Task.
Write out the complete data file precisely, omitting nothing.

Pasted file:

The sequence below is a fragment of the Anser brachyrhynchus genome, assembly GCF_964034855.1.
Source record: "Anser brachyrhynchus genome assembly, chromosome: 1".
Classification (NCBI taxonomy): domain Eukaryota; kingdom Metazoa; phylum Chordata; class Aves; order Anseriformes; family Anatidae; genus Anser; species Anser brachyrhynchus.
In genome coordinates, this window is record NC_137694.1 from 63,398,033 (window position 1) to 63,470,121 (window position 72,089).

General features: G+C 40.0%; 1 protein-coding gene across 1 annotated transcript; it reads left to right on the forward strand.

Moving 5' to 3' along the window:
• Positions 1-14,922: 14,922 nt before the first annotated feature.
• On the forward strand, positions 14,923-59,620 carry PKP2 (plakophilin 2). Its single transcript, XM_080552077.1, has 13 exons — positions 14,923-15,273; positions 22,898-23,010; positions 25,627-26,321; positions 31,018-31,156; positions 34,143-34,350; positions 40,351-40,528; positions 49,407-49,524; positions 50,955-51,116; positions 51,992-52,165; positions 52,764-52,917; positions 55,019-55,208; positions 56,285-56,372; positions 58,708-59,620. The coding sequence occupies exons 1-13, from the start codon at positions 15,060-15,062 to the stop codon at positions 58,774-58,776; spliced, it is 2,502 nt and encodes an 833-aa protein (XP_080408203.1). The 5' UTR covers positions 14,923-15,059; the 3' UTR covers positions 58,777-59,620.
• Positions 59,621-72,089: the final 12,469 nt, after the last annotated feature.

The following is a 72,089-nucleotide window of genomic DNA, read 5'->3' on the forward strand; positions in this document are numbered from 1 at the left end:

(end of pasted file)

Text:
The sequence below is a fragment of the Anser brachyrhynchus genome, assembly GCF_964034855.1.
Source record: "Anser brachyrhynchus genome assembly, chromosome: 1".
Classification (NCBI taxonomy): domain Eukaryota; kingdom Metazoa; phylum Chordata; class Aves; order Anseriformes; family Anatidae; genus Anser; species Anser brachyrhynchus.
In genome coordinates, this window is record NC_137694.1 from 63,398,033 (window position 1) to 63,470,121 (window position 72,089).

General features: G+C 40.0%; 1 protein-coding gene across 1 annotated transcript; it reads left to right on the forward strand.

Moving 5' to 3' along the window:
• Positions 1-14,922: 14,922 nt before the first annotated feature.
• On the forward strand, positions 14,923-59,620 carry PKP2 (plakophilin 2). Its single transcript, XM_080552077.1, has 13 exons — positions 14,923-15,273; positions 22,898-23,010; positions 25,627-26,321; positions 31,018-31,156; positions 34,143-34,350; positions 40,351-40,528; positions 49,407-49,524; positions 50,955-51,116; positions 51,992-52,165; positions 52,764-52,917; positions 55,019-55,208; positions 56,285-56,372; positions 58,708-59,620. The coding sequence occupies exons 1-13, from the start codon at positions 15,060-15,062 to the stop codon at positions 58,774-58,776; spliced, it is 2,502 nt and encodes an 833-aa protein (XP_080408203.1). The 5' UTR covers positions 14,923-15,059; the 3' UTR covers positions 58,777-59,620.
• Positions 59,621-72,089: the final 12,469 nt, after the last annotated feature.

The following is a 72,089-nucleotide window of genomic DNA, read 5'->3' on the forward strand; positions in this document are numbered from 1 at the left end: